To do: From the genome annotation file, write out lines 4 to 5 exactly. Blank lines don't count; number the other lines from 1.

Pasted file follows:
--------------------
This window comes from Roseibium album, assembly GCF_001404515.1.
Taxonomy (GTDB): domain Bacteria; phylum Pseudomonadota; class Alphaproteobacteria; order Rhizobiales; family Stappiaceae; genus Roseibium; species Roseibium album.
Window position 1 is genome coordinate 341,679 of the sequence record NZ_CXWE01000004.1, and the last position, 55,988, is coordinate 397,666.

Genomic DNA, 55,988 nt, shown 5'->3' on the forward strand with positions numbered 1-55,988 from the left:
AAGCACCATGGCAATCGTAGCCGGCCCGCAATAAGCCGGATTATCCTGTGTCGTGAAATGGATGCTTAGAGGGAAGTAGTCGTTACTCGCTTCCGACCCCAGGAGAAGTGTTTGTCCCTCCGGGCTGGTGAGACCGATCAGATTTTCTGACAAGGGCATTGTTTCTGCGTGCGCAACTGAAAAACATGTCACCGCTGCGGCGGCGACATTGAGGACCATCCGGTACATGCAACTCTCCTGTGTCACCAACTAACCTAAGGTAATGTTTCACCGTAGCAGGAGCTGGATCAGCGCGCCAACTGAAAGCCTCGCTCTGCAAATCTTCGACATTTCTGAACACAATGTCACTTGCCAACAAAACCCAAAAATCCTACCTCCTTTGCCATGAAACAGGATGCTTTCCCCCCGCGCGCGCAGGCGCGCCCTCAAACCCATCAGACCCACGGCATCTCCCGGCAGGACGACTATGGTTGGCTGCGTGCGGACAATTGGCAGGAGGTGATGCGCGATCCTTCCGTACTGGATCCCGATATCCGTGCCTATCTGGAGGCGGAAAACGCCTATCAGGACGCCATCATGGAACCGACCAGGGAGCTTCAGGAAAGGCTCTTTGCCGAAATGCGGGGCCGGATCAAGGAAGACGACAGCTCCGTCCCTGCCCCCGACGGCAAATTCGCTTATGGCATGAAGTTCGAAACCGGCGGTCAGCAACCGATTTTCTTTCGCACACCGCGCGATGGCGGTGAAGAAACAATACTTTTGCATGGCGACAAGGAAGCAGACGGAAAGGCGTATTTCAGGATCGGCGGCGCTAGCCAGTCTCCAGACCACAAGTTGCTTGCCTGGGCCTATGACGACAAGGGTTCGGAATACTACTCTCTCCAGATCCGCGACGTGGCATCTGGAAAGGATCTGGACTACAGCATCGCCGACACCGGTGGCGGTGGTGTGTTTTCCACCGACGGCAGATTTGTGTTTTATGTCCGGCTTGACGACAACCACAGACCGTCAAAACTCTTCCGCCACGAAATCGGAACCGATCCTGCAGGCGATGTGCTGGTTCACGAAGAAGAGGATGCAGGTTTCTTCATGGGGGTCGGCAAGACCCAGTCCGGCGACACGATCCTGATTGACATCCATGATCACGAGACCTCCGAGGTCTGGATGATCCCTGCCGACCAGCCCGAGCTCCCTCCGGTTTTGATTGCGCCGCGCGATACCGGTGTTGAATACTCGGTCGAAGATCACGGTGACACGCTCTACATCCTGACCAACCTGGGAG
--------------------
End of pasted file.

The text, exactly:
Genomic DNA, 55,988 nt, shown 5'->3' on the forward strand with positions numbered 1-55,988 from the left:
AAGCACCATGGCAATCGTAGCCGGCCCGCAATAAGCCGGATTATCCTGTGTCGTGAAATGGATGCTTAGAGGGAAGTAGTCGTTACTCGCTTCCGACCCCAGGAGAAGTGTTTGTCCCTCCGGGCTGGTGAGACCGATCAGATTTTCTGACAAGGGCATTGTTTCTGCGTGCGCAACTGAAAAACATGTCACCGCTGCGGCGGCGACATTGAGGACCATCCGGTACATGCAACTCTCCTGTGTCACCAACTAACCTAAGGTAATGTTTCACCGTAGCAGGAGCTGGATCAGCGCGCCAACTGAAAGCCTCGCTCTGCAAATCTTCGACATTTCTGAACACAATGTCACTTGCCAACAAAACCCAAAAATCCTACCTCCTTTGCCATGAAACAGGATGCTTTCCCCCCGCGCGCGCAGGCGCGCCCTCAAACCCATCAGACCCACGGCATCTCCCGGCAGGACGACTATGGTTGGCTGCGTGCGGACAATTGGCAGGAGGTGATGCGCGATCCTTCCGTACTGGATCCCGATATCCGTGCCTATCTGGAGGCGGAAAACGCCTATCAGGACGCCATCATGGAACCGACCAGGGAGCTTCAGGAAAGGCTCTTTGCCGAAATGCGGGGCCGGATCAAGGAAGACGACAGCTCCGTCCCTGCCCCCGACGGCAAATTCGCTTATGGCATGAAGTTCGAAACCGGCGGTCAGCAACCGATTTTCTTTCGCACACCGCGCGATGGCGGTGAAGAAACAATACTTTTGCATGGCGACAAGGAAGCAGACGGAAAGGCGTATTTCAGGATCGGCGGCGCTAGCCAGTCTCCAGACCACAAGTTGCTTGCCTGGGCCTATGACGACAAGGGTTCGGAATACTACTCTCTCCAGATCCGCGACGTGGCATCTGGAAAGGATCTGGACTACAGCATCGCCGACACCGGTGGCGGTGGTGTGTTTTCCACCGACGGCAGATTTGTGTTTTATGTCCGGCTTGACGACAACCACAGACCGTCAAAACTCTTCCGCCACGAAATCGGAACCGATCCTGCAGGCGATGTGCTGGTTCACGAAGAAGAGGATGCAGGTTTCTTCATGGGGGTCGGCAAGACCCAGTCCGGCGACACGATCCTGATTGACATCCATGATCACGAGACCTCCGAGGTCTGGATGATCCCTGCCGACCAGCCCGAGCTCCCTCCGGTTTTGATTGCGCCGCGCGATACCGGTGTTGAATACTCGGTCGAAGATCACGGTGACACGCTCTACATCCTGACCAACCTGGGAG